- Prolonged pain or sensitivity to hot or cold food or drink even after the source of the heat or cold has been removed
- Persistent or recurrent pimples on the gum
- Deep decay that may be indicated by darkening of the gum
- Swelling and tenderness in the nearby gum
Getting Started With Root Canal Treatment
A root canal can be done by a general dentist or an endodontist, who is a specialist in treating the inside of teeth. The procedure normally takes two visits, but it is not uncommon for dentists to schedule additional visits until the tooth is completely repaired.
Before your dentist schedules a root canal procedure, you will have a dental x-ray to determine the extent of the damage. The actual procedure may be scheduled that same day you had an x-ray or a future date.
About the Procedure
As stated earlier, root canal treatment usually takes two visits, at least. Here, we will discuss the different steps involved to intimate you with what to expect.
Even after your dentist or an endodontist has confirmed that you need tooth canal, a radiography of the tooth with x-ray will still be taken. This follows a physical examination of the tooth and surrounding area. The dentist needs to be sure of the extent of damage and how to proceed in order to achieve the best result.
This is normally recognized as the first major procedure in root canal treatment. After the x-ray, the dentist will administer a little amount of medication to the gum near the affected tooth. This is followed by the injection of a local anesthetic into the gum near the affected tooth to control pain. Pain is more severe when the tooth is abscessed.
In some instances, local anesthetic can be injected without prior numbing medication. You may feel a sharp pinch or burning sensation when it is being injected, but it will pass quickly. A rubber-like sheet, called a dental dam, will be put in your mouth to keep the tooth clean, protected and free from saliva. You will remain awake throughout the procedure, but the anesthetic keeps it painless.
Removing the Pulp
Removing the pulp is the major purpose of root canal and needs to be done carefully. The dentist or endodontist will start by removing any decay and tartar on the teeth. When that is done, an incision will be made through the crown of the tooth to gain access to the pulp chamber (root canal). The incision is made with small dental instruments.
Once the infected pulp has been reached, the dentist or endodontist will begin to remove it, using a special small dental tool called files. Being the most important part of the procedure, the dentist takes time to ensure that the entire pulp is evacuated. The canals will be thoroughly cleaned to get rid of the decay or infection. Irrigation solutions may be used at this point to flush and clean the pulp chamber/root canals.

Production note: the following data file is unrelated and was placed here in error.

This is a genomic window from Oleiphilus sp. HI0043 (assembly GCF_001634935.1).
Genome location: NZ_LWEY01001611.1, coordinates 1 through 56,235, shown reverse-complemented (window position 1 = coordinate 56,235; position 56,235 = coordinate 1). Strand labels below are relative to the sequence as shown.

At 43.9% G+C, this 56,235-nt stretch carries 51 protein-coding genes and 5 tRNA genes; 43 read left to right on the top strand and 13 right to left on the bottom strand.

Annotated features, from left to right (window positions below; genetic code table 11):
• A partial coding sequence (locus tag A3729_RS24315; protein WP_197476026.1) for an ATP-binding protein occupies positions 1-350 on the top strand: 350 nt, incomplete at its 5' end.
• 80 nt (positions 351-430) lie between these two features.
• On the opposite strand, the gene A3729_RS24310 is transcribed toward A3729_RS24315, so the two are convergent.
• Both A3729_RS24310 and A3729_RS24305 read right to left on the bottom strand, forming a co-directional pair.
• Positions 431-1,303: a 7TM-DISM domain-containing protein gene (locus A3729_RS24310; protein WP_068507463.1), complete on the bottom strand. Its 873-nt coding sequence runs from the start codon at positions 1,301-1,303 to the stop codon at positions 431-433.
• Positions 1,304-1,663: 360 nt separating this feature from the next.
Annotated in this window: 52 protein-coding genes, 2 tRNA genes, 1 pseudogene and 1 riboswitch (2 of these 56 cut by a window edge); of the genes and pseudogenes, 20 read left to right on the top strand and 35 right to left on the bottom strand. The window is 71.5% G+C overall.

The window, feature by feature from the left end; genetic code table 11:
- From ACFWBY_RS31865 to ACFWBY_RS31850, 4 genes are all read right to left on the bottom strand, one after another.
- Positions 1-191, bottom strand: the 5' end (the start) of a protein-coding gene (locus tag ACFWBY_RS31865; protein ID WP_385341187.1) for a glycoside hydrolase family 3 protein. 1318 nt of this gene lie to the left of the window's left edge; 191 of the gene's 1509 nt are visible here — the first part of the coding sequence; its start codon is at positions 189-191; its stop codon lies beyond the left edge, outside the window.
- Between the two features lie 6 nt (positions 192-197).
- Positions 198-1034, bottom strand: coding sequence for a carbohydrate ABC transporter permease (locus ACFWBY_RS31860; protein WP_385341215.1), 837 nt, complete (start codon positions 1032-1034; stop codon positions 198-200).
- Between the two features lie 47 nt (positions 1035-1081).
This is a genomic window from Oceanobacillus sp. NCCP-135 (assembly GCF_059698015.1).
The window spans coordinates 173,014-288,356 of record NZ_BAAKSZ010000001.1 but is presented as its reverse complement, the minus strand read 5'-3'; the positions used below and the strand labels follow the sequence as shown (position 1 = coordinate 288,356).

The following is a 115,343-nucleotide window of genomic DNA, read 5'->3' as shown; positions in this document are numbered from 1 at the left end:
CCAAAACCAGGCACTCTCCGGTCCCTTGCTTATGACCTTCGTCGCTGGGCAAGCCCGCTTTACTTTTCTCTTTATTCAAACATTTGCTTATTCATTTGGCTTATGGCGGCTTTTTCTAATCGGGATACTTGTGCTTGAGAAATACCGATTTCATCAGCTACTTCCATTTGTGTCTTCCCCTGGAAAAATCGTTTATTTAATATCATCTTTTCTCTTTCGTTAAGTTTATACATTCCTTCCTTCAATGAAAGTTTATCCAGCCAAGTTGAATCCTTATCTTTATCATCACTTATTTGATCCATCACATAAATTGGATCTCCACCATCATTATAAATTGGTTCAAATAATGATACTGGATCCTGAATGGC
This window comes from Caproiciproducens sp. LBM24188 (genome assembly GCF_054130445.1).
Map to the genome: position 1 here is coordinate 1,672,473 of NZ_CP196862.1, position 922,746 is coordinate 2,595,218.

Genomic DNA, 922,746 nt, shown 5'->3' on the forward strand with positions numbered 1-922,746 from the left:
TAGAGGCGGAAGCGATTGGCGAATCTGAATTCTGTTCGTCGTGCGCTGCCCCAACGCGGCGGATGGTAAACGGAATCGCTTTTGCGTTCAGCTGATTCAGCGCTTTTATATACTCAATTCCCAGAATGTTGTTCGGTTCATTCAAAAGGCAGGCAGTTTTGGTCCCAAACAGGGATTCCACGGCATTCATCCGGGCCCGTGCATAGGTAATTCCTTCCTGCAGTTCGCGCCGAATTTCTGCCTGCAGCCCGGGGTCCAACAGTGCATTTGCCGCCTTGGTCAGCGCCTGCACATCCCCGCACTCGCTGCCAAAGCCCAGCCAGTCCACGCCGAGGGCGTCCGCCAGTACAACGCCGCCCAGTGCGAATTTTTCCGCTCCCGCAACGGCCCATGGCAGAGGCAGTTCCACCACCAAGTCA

After evacuating the infected pulp and cleaning the canal thoroughly, the dentist may administer coat the area with a topical antibiotic. This is done to properly take care of the infection and eliminate or reasonably minimize the risks of reinfection.
When the dentist is certain that the canals have been properly cleaned, he/she will fill and seal the tooth with a sealer paste and gutta-percha, which is a rubber-like material. Depending on the severity of the infection and how the dentist feels about the procedure, antibiotics may be prescribed to keep fighting the infection before the second visit.
Ideally, the first stage of the procedure ends with a temporary filling of the tooth. Unless the procedure is scheduled for a single visit (which is rare), a temporary filling will be placed on the small opening in the top of the tooth. The sealant is usually a soft, temporary material.
The temporary sealant performs a number of protective functions. For a start, it keeps out debris and saliva. This, in turn, plays a significant role in minimizing the chances of reinfection. It will protect the canal from any chance of damage. It is important that you avoid biting and chewing on a tooth that is undergoing canal therapy until it has been fully treated and restored.
Risks of a Root Canal
Just like other dental procedures, there are risks associated with root canals. While the procedure is aimed at saving a damaged tooth, it may fail for some reasons. When the damage to a tooth is too deep, root canal may not save the tooth. Again, when the tooth enamel is too frail (most probably as a result of decay or infection), the tooth may not withstand root canal treatment. In any of these two instances, root canal treatment will likely lead to loss of the tooth.
Another major risk factor associated with root canal is the development of abscess at the root of the tooth that is being treated. This normally happens when some of the infected materials are unintentionally left behind or when the antibiotic administered during the procedure is not effective against the infection.